Save by Stockpiling Food and Household Items


I mentioned last week in my Coupon Clipping Tips and Techniques blog that I am replenishing our stockpile after a summer of living off of it.  Some of you have asked about how I do this. So here’s a blog specifically about stockpiling food and household items. (You can also check out my Time to Stockpile blog.)

Stockpiling food and household items serves many purposes:

  • Convenience.  You always have on hand the essentials and are never making unplanned runs to the store.
  •  Emergencies.  As much as we don’t like to think about natural disasters or homeland threats, we learned a lot after 9/11 and the various earthquakes, hurricanes, tsunamis and forest fires our world has endured.  Having some food and water stored up is important for safety and survival.
  • Economically wise.  Stocking up when prices are low helps reduce your monthly budget.

To start your stockpile, first take a look at the space you have available in your home.  Then write out a list of items that are non-perishable and that you use on a regular basis.  Looking at your list of items, how much can you fit in your available space?

Once you have your space determined, then keep your list handy as you look at the weekly sales ads.  Is there anything on sale this week worthy of stockpiling?  If so, check to see if you can lower the price even more by matching up a coupon to the sale.  Let’s say peanut butter is regularly $2.69 a jar.  It’s on sale for $1.50 and I have coupons for $.75 off.  So, I’m paying $.75 a jar…that is definitely worthy of adding to the stockpile!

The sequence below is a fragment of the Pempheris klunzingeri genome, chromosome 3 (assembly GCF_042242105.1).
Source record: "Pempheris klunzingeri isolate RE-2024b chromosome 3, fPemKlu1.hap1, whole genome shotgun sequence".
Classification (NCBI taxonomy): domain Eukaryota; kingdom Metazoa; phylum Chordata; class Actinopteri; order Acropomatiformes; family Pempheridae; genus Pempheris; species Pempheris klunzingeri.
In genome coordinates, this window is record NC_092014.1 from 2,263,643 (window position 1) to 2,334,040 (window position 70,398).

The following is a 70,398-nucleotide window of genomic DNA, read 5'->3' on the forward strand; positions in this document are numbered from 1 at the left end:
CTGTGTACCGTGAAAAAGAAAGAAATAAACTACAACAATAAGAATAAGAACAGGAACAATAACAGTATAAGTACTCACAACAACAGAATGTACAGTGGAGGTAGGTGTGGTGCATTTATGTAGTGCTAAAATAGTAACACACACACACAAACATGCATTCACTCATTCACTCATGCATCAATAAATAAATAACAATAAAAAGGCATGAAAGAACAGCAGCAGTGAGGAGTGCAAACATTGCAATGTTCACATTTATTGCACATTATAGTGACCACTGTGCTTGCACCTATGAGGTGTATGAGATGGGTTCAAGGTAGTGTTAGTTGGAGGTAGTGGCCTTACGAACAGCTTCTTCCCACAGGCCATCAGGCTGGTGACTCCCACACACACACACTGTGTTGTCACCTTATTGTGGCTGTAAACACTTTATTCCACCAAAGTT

Knowing the shelf life of peanut butter, how much space I have, and how fast my family goes through it, I would plan on purchasing 10-12 jars.  That normally would last us 9-12 weeks and since sales are on a 6-12 week cycle, this would be an appropriate amount to get us through to the next sale.

In this scenario, I’ve spent $9.00 for 12 jars of peanut butter.  Some people would think I’m totally wacky. But look at this:  I would normally buy 12 jars over the course of 3 months anyway.  If I bought one each week at full price I would spend $32.28. Instead, I’ve spend just $9.00 PLUS I’ve saved the time and gas of having to run to the store in order to finish my batch of peanut butter cookies!  Okay, now tell me who is wacky?